Category Archives: IP Routing Protocols

Quality Of Service QOS – Explained with Example

Understanding QoS The Provision of sufficient Quality of Service (QoS) across IP networks has become a necessary criterion in enterprise IT infrastructure of the future. It has been deemed a necessity especially for voice and the streaming of video over the network. Let us look at why the quality of service (QoS) is vital in today’s and future… Read More »

Multi-Protocol Label Switching (MPLS) Explained with Examples

What is Multi-Protocol Label Switching (MPLS)? Multiprotocol Label Switching (MPLS) is a type of network data traffic technique which carries data from one network device to the next using short path labels instead of long and complex network router lookups in a routing table. Ok…simply said; MPLS is best summarized as a middleman protocol between Layer 2 and… Read More »

Cisco Dynamic Trunking Protocol (DTP) Explained

 Understanding Dynamic Trunking Protocol (DTP) The Dynamic Trunking Protocol (DTP) is a Cisco proprietary protocol that is automatically enabled on Catalyst 2960 and Catalyst 3560 Series switches. DTP is used to negotiate forming a trunk link between two or more Cisco devices before actually forming the trunk connection. The main benefit of DTP is to increase traffic on a… Read More »

RIP Routing Loop Explained

  Split Horizon, Route Poisoning and Holddown Explained Split Horizon RIP as a distance vector protocols are also susceptible to routing loops (network problem which enables a data packet to continually being routed through the same routers over and over. The data packets continue to be routed within the network in an endless circle.). Split horizon is one… Read More »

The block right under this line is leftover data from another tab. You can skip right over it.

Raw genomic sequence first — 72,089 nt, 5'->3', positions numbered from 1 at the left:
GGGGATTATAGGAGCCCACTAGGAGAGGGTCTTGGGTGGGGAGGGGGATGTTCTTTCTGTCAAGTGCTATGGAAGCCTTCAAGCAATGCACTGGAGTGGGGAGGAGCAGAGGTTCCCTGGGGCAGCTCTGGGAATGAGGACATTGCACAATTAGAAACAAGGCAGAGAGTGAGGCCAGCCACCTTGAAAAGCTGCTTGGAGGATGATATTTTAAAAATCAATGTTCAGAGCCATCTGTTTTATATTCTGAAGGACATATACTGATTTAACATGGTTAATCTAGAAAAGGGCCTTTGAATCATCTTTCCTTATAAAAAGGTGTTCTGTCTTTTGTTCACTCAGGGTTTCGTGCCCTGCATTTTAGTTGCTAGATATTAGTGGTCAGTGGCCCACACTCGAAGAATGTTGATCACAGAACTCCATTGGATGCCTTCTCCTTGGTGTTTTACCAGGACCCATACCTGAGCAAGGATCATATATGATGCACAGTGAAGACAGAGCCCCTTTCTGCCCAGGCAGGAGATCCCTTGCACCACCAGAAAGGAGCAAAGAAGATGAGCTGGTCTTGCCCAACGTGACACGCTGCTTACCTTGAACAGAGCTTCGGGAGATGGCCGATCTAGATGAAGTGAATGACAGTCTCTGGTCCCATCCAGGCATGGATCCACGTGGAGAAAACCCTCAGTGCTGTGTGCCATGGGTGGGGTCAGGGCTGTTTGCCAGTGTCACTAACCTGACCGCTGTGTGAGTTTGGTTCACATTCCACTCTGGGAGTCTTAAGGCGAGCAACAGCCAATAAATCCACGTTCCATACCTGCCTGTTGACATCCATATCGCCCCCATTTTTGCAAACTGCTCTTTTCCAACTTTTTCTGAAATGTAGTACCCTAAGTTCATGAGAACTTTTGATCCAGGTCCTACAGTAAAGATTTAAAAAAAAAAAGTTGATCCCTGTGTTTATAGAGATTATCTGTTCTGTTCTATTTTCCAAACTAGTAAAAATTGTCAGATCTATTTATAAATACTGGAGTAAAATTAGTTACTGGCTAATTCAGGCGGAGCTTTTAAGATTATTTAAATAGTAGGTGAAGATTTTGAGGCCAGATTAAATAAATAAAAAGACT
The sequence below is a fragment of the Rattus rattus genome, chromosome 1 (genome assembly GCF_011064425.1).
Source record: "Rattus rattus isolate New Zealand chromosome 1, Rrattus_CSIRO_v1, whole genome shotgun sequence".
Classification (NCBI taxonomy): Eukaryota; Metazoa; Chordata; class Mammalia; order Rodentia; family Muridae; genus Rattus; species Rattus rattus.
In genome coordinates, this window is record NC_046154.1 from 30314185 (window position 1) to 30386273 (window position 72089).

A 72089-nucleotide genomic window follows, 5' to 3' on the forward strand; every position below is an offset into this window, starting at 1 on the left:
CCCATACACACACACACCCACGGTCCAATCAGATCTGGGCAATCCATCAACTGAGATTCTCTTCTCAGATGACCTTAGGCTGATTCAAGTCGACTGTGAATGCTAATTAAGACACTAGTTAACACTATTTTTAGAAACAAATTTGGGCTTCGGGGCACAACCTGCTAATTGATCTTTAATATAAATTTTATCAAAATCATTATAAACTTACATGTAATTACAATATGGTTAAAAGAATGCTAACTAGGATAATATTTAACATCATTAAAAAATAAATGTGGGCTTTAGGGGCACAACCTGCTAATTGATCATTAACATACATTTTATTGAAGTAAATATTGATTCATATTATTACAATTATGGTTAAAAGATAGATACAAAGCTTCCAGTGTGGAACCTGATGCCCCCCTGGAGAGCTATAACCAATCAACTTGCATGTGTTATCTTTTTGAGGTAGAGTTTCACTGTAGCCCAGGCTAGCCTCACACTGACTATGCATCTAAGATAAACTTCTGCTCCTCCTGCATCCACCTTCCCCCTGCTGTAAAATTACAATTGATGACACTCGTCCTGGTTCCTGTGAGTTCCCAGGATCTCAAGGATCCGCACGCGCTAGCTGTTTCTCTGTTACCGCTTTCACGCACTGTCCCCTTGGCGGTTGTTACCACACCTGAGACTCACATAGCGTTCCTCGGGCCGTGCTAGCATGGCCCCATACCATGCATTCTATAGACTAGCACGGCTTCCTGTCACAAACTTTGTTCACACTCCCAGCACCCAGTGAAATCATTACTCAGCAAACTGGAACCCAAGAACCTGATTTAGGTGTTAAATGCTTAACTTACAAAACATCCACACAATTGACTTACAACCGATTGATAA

DHCP Snooping Explained

WHAT IS DHCP SNOOPING? The Dynamic Host Configuration Protocol (DHCP) allocates IP addresses dynamically, it leases addresses to connected devices and the addresses can be reused when no longer needed. All connected Hosts and end devices that require IP addresses obtained through DHCP must communicate with a DHCP server across the LAN. DHCP snooping acts like a firewall… Read More »

What is Link Layer Discovery Protocol (LLDP)?

  Understanding LLDP and LLDP-MED The smooth running operation of the various networking devices in a LAN or switched network means that all protocols and applications are enabled and that all devices and are configured correctly. However, the larger the network gets, the more difficult it will be for the network administrator to control, manage and sort out configuration problems.… Read More »

What is Stateless DHCPv6? Explained with Examples

Stateless DHCPv6 Server and Client Auto-configuration. During the SLAAC process, the client receives information to create an IPv6 global unicast address. This includes the default gateway information from the source IPv6 address in the RA message, which is the link-local address of the router. A stateless DHCPv6 server can be used to provide information that might not be… Read More »

PPP: What is CHAP? Explained with Examples

Challenge Handshake Authentication Protocol (CHAP) Challenge Handshake Authentication Protocol (CHAP) is more secure than PAP. It involves a three-way exchange of a shared secret. During link establishment, CHAP conducts periodic challenges to make sure that the remote host still has a valid password value. While PAP basically stops working once authentication is established, this leaves the network vulnerable to… Read More »

What is GLBP? Explained with Examples

Understanding Gateway Load Balancing Protocol (GLBP) Gateway Load Balancing Protocol (GLBP) is a Cisco proprietary solution for redundancy and load balancing in an IP network. GLBP allow automatic selection and simultaneous recovery from first hop router failures. GLBP provides load balancing over multiple (router) gateways using a single virtual IP address and multiple virtual MAC addresses.  Each host… Read More »

Ways To Migrate To IPv6 Explained

Before now, most networks; if not all, runs on IPv4 infrastructure, especially if your network is using old routers and switches. To upgrade your network to be IPv6 compliant, one or two strategies listed below can be used to implement this process on your network. 1. Dual Stacking: This method of migration enables a network to run both IPv4… Read More »